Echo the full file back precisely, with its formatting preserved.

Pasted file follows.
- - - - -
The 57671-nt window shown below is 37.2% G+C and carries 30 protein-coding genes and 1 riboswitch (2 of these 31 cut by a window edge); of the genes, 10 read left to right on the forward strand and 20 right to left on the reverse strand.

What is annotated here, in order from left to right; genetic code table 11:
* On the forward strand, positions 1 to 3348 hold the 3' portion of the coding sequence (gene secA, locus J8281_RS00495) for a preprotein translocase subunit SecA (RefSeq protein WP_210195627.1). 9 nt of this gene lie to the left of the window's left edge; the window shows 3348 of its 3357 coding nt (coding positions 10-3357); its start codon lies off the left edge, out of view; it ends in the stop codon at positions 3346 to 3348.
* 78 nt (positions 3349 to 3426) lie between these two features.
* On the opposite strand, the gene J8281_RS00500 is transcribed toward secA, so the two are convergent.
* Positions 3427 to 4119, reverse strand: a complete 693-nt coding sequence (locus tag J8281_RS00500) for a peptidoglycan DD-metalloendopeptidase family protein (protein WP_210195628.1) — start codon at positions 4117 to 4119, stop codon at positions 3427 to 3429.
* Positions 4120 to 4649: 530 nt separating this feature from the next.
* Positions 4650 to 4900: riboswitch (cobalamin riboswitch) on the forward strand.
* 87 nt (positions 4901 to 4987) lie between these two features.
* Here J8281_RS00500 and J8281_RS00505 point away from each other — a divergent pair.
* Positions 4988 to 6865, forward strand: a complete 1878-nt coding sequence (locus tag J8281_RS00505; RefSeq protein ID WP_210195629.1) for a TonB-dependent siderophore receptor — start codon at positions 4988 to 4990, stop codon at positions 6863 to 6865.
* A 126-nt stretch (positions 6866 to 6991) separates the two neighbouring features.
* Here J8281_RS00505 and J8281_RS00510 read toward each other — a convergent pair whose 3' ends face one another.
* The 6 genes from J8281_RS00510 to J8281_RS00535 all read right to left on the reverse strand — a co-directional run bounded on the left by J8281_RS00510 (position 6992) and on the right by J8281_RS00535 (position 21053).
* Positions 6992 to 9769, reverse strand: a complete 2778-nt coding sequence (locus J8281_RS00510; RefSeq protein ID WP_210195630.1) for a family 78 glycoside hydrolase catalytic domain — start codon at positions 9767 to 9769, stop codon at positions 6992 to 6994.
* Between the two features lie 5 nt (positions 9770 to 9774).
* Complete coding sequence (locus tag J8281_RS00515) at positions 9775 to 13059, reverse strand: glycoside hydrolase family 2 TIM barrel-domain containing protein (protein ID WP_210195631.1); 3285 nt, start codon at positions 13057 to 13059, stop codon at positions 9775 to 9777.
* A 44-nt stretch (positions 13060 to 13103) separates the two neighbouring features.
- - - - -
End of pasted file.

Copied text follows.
The 57671-nt window shown below is 37.2% G+C and carries 30 protein-coding genes and 1 riboswitch (2 of these 31 cut by a window edge); of the genes, 10 read left to right on the forward strand and 20 right to left on the reverse strand.

What is annotated here, in order from left to right; genetic code table 11:
* On the forward strand, positions 1 to 3348 hold the 3' portion of the coding sequence (gene secA, locus J8281_RS00495) for a preprotein translocase subunit SecA (RefSeq protein WP_210195627.1). 9 nt of this gene lie to the left of the window's left edge; the window shows 3348 of its 3357 coding nt (coding positions 10-3357); its start codon lies off the left edge, out of view; it ends in the stop codon at positions 3346 to 3348.
* 78 nt (positions 3349 to 3426) lie between these two features.
* On the opposite strand, the gene J8281_RS00500 is transcribed toward secA, so the two are convergent.
* Positions 3427 to 4119, reverse strand: a complete 693-nt coding sequence (locus tag J8281_RS00500) for a peptidoglycan DD-metalloendopeptidase family protein (protein WP_210195628.1) — start codon at positions 4117 to 4119, stop codon at positions 3427 to 3429.
* Positions 4120 to 4649: 530 nt separating this feature from the next.
* Positions 4650 to 4900: riboswitch (cobalamin riboswitch) on the forward strand.
* 87 nt (positions 4901 to 4987) lie between these two features.
* Here J8281_RS00500 and J8281_RS00505 point away from each other — a divergent pair.
* Positions 4988 to 6865, forward strand: a complete 1878-nt coding sequence (locus tag J8281_RS00505; RefSeq protein ID WP_210195629.1) for a TonB-dependent siderophore receptor — start codon at positions 4988 to 4990, stop codon at positions 6863 to 6865.
* A 126-nt stretch (positions 6866 to 6991) separates the two neighbouring features.
* Here J8281_RS00505 and J8281_RS00510 read toward each other — a convergent pair whose 3' ends face one another.
* The 6 genes from J8281_RS00510 to J8281_RS00535 all read right to left on the reverse strand — a co-directional run bounded on the left by J8281_RS00510 (position 6992) and on the right by J8281_RS00535 (position 21053).
* Positions 6992 to 9769, reverse strand: a complete 2778-nt coding sequence (locus J8281_RS00510; RefSeq protein ID WP_210195630.1) for a family 78 glycoside hydrolase catalytic domain — start codon at positions 9767 to 9769, stop codon at positions 6992 to 6994.
* Between the two features lie 5 nt (positions 9770 to 9774).
* Complete coding sequence (locus tag J8281_RS00515) at positions 9775 to 13059, reverse strand: glycoside hydrolase family 2 TIM barrel-domain containing protein (protein ID WP_210195631.1); 3285 nt, start codon at positions 13057 to 13059, stop codon at positions 9775 to 9777.
* A 44-nt stretch (positions 13060 to 13103) separates the two neighbouring features.